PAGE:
"It's Not Rocket Science": Considering and meeting the sensory needs of autistic children and young people in CAMHS inpatient services

Ann Memmott (Editor), Jill Corbyn (Editor), Gemma Williams (Editor), Kirsten Newton

    Research output: Book/ReportCommissioned report


    This report makes numerous recommendations to suggest how inpatient
    CAMHS sensory environments can be improved. We encourage everyone to
    read the full report and to apply as many as possible. Some are significant
    changes, but many are small things that will make a big difference. They are all
    listed at the back of the report. The ten recommendations identified on this
    page are at the top of the wish list.
    These recommendations have been ‘picked up’ and ‘built on’ by the National
    Autism team at NHSEI. They are now the foundation of Sensory Friendly
    1. Create a predictable environment. Let people know what to expect, who to
    expect and when. Offer accurate and timely information to create more
    certainty and a feeling of safety.
    2. Involve autistic people with relevant expertise in reviewing the sensory
    environment, in a meaningful way. Every location is different and will have
    different things that need to be prioritised. Autistic people have different
    sensory perceptions, so it’s critical to involve people. Listen and take action.
    Continue to review. It is beneficial to bring in external expertise, but it’s also
    important to involve people using the space. Ask them what’s working and
    what needs to change.
    3. Ensure all staff have training from autistic experts and allies that understand
    autism and sensory needs. All staff includes the multi-disciplinary team (MDT),
    healthcare staff, the ward team, facilities staff, educators, cooks, cleaners, and
    agency staff.
    4. Assess everyone’s sensory need on admission and consider how sensory
    need will be accommodated and supported in care plans. Support people to
    reduce problematic sensory inputs and manage these to support restraint
    reduction. As part of care planning, support people to do the things that help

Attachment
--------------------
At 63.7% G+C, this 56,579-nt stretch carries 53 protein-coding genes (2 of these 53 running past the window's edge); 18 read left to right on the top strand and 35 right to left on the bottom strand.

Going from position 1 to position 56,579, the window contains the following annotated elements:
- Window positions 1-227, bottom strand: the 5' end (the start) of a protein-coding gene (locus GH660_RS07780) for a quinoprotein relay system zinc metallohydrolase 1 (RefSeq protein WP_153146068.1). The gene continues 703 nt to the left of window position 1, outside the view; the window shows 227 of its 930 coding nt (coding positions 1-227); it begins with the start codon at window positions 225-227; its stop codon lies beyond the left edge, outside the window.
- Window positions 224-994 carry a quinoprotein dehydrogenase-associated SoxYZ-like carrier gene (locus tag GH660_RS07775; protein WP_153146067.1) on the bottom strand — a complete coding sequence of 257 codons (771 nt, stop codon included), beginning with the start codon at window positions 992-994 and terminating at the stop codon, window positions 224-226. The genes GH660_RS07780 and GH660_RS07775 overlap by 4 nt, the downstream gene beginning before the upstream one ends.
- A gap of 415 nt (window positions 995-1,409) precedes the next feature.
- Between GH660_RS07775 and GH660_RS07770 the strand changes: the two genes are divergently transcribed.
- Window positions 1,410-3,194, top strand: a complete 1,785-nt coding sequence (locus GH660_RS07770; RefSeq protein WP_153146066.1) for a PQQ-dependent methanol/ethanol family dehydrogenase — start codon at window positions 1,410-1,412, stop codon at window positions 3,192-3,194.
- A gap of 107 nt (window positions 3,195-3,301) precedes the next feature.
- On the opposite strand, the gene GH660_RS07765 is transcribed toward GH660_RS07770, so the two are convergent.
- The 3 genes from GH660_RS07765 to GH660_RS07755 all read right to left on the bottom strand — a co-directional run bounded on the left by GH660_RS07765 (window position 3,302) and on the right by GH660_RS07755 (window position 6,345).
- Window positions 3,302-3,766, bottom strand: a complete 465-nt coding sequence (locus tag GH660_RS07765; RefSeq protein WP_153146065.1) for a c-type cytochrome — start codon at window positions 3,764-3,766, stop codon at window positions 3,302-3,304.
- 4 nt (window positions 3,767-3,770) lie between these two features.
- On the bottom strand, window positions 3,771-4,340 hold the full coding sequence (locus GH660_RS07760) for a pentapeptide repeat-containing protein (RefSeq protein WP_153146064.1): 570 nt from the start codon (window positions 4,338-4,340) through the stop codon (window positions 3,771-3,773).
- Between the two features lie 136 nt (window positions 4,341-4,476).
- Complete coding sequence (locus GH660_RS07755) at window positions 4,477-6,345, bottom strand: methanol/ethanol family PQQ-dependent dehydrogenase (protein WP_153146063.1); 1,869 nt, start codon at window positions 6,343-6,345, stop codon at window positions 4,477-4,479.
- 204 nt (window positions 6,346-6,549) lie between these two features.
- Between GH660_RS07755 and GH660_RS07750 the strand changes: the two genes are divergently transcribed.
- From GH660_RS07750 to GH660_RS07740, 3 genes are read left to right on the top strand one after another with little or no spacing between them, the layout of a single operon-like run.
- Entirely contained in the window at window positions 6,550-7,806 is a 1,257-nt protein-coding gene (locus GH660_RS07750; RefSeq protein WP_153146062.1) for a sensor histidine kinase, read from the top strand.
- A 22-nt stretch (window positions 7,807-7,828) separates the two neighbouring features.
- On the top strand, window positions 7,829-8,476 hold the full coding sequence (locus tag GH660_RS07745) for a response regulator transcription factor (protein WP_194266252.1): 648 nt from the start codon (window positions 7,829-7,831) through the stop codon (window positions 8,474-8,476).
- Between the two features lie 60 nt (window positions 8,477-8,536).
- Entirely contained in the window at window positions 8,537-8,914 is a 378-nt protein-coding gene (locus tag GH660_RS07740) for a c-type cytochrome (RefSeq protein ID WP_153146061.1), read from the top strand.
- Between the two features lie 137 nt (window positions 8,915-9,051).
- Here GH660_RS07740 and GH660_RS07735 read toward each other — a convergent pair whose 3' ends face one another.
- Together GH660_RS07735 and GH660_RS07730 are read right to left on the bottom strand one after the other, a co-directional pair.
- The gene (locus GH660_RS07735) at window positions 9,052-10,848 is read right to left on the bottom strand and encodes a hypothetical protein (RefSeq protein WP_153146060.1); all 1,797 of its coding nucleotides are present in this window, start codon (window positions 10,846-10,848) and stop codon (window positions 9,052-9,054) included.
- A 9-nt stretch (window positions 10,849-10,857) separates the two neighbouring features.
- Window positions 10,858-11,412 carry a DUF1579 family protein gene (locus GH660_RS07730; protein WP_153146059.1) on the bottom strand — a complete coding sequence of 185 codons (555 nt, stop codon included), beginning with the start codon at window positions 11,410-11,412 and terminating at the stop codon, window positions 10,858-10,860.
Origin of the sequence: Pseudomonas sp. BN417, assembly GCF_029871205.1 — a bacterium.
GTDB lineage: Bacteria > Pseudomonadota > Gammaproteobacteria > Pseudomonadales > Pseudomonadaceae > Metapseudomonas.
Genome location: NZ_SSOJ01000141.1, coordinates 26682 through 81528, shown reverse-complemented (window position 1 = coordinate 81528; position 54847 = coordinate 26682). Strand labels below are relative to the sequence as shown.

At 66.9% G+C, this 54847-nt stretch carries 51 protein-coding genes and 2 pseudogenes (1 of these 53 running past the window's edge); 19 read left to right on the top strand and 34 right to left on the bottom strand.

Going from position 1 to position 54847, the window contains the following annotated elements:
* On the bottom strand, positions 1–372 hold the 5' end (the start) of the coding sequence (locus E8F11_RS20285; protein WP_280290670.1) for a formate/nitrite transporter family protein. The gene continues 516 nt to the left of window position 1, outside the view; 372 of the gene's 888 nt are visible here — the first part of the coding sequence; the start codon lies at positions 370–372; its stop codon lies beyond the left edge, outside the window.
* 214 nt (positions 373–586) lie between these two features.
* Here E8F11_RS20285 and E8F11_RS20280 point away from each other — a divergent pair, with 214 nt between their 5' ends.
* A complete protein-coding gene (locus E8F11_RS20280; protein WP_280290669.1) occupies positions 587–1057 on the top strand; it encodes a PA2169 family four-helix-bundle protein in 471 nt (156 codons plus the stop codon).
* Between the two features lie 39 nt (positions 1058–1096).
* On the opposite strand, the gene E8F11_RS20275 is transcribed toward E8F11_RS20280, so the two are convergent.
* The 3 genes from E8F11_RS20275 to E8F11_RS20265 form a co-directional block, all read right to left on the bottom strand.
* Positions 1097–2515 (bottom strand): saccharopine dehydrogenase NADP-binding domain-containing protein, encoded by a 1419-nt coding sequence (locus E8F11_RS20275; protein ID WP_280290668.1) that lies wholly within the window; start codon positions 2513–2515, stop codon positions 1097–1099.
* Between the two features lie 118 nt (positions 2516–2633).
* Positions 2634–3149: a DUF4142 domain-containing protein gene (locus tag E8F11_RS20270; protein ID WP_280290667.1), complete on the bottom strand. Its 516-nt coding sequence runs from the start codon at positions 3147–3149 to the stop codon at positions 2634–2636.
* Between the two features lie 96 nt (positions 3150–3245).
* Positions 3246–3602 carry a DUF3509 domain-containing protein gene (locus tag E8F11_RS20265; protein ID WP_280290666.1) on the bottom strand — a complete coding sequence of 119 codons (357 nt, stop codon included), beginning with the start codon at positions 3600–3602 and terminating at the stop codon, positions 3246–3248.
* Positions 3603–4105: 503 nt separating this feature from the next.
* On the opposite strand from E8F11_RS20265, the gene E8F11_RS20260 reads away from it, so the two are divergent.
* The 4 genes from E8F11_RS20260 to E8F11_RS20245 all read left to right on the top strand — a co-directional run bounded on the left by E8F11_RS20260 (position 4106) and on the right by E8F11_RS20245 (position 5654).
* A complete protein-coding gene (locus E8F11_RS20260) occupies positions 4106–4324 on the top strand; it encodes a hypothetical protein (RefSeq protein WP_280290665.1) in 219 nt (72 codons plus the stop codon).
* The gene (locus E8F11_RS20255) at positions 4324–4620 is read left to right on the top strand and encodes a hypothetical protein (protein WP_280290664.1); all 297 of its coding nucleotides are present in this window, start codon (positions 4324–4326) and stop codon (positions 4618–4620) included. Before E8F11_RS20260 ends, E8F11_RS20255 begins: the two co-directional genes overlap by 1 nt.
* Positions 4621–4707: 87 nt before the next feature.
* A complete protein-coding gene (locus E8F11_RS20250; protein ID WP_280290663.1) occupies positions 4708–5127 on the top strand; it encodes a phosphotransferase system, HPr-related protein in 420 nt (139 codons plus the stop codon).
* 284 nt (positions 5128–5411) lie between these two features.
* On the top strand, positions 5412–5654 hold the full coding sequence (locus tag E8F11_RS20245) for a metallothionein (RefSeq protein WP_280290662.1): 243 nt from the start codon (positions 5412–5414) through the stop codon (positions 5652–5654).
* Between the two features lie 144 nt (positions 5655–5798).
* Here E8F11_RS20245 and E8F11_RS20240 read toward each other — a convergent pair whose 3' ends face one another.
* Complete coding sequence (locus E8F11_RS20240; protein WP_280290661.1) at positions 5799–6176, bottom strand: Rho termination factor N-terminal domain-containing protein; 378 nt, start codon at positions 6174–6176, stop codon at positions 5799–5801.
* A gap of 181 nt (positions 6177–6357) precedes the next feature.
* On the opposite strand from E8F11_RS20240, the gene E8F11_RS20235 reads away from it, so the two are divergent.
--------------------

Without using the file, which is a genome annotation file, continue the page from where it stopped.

them to self-regulate, including repeated movement (“stimming”), access to
    hobbies and favourite possessions, quiet spaces, outdoor space, and access
    items such as noise cancelling headphones, caps, blankets etc.
    5. Personalise risk management and decision making. Support people to have
    choice and control. Make decisions in relation to individuals, involving the
    person (and their family, as appropriate) wherever possible. Avoid blanket bans
    (decisions or bans that affect everyone, rather than being decided on an
    individual basis).
    6. Swap alarms for ‘silent’ alarms. This will significantly reduce noise and
    escalation on the ward and reduce the frequency of distress caused by alarms
    “It’s Not Rocket Science” Page 11
    for those with auditory sensitivity. Staff need to be alerted rather than alarmed;
    silent alarms will ensure alerts happen without causing distress to other
    7. Reduce noise and echo. Ensure there is quiet space and outdoor space that
    people can access at any time. Soft furnishings, gently closing doors, carpet,
    sound absorbing panels and acoustic vinyl can all help. Consider background
    noise too (including roads, heating and cooling systems, extractor fans, voices,
    TVs/radio, chatting etc). Ensure there is an actually quiet space and outdoor
    spaces people can access at any time. Support time out from noisy or
    otherwise overloading environments during the day, and as needed.
    8. Change all fluorescent lighting for alternatives. Ideally halogen, but highquality LED bulbs, with diffused lights are better than fluorescent. Lights should be quiet – not buzzing or flickering.
    9. Consider the impact of smells. This includes smells from people, food,
    cleaning products, and laundry products. Neutralise smells wherever possible
    (closing doors, using unscented products, supporting people to ‘mask’ smells
    with preferred scents, or to use preferred products).
    10. Consider the impact of touch and texture. Hypo and hyper sensitivities
    might mean that people may be more or less sensitive to physical contact.
    Need to add guidance information in relation to food (texture, control), shower
    / bath / personal care, drinking, eating, bumping into things and use of
    Original languageEnglish
    Number of pages134
    Publication statusPublished - 17 Jun 2021


    • CAMHS
    • Mental Health
    • Autism
    • primary care
    • sensory processing
    • Built environment


    Dive into the research topics of '"It's Not Rocket Science": Considering and meeting the sensory needs of autistic children and young people in CAMHS inpatient services'. Together they form a unique fingerprint.
    • Associate

      Williams, G. (Consultant)

      1 May 2021

      Activity: Consultancy

    Cite this